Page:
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  • Howie Roll
    replied
    For PL mount lenses you've also got the Angenieux 17-102 and the Red 18-85mm but they are both 10 pounders.

    I don't see hard stops in and of themselves being a deal breaker although we all want what we want. The bigger issue would be the lack of accurate witness marks associated with a hard stop-less lens. However I don't have a team of camera ninja running around with measuring tapes, so while it's nice to have them, I don't use them even though my personal zoom of choice features them. It's always eyeball and China marker when the shot calls for it.

    I get the Canon decision for autofocus, in fact their zoom looks more like a DSLR/B4 hybrid than an actual cine or ENG lens. Fujinon's decision to release their new MK zooms exclusively in Sony mount is an odd one however. I imagine Sony, the largest manufacturer of B4 mount cameras, is leveraging their relationship with Fujinon for first dibs.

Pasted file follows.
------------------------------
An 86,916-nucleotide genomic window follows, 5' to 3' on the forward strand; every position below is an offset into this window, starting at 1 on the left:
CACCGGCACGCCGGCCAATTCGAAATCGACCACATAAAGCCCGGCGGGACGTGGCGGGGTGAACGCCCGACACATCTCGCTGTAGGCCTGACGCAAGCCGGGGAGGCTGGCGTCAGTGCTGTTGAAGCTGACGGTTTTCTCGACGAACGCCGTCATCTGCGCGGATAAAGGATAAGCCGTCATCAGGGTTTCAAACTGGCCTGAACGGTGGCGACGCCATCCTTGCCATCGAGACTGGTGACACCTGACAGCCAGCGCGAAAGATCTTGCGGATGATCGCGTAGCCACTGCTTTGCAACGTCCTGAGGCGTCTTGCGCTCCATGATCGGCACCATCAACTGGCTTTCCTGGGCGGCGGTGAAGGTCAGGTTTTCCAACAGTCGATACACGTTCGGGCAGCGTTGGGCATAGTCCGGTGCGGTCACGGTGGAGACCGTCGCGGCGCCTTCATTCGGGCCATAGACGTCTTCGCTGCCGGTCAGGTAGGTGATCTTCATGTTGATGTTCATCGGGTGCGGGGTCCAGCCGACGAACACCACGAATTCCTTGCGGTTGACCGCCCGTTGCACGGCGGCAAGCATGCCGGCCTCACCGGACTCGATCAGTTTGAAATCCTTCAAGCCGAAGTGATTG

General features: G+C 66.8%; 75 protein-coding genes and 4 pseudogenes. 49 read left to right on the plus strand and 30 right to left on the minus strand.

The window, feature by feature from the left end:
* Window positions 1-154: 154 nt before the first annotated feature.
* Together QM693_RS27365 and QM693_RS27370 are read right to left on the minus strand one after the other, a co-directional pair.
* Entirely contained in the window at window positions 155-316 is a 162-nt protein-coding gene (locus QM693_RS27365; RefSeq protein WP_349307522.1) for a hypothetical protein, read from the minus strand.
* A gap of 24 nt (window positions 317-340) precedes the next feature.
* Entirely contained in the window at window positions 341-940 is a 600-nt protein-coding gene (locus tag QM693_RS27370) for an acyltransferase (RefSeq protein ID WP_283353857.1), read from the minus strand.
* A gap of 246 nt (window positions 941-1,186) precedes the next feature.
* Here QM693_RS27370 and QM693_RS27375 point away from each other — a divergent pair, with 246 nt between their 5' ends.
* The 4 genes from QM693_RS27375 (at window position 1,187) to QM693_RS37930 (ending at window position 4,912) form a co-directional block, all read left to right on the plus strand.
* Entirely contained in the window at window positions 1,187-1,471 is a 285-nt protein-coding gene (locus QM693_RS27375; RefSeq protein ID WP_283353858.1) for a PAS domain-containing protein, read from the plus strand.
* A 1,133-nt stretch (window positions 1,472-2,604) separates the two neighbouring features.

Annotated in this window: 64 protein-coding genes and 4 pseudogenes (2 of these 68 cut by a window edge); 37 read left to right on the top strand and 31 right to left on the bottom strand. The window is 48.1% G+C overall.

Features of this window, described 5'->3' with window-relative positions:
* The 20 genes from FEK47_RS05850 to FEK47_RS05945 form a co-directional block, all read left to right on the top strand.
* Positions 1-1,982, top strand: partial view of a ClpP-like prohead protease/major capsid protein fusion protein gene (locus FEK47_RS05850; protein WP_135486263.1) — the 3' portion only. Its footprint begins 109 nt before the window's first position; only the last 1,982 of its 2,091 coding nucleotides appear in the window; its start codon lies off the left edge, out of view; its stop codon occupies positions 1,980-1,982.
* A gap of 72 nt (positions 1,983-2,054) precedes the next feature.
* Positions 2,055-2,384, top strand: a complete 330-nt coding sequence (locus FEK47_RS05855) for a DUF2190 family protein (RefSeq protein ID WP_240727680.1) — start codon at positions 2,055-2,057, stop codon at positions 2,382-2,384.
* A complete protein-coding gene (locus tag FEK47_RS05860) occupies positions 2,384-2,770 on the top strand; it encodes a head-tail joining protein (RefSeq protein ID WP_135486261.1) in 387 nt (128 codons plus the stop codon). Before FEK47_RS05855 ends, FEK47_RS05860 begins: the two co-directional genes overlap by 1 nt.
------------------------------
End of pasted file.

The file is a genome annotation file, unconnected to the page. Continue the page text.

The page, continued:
I think it's a safe bet that we all want a $5000 19-90mm Cabrio. The upside is that as the S35 format permeates the industry as a whole, and not just commercials, primetime drama, and cinema, prices are falling fast. Fujinon has knocked over 15000 off the price of the original 19-90mm Cabrio and are offering the 20-120mm at 13.5K. They're actually becoming cheaper than the latest round of B4 zooms.

    Good Luck with the search.

    Leave a comment:


  • Earl R. Thurston
    replied
    Originally posted by PeopleCanFly View Post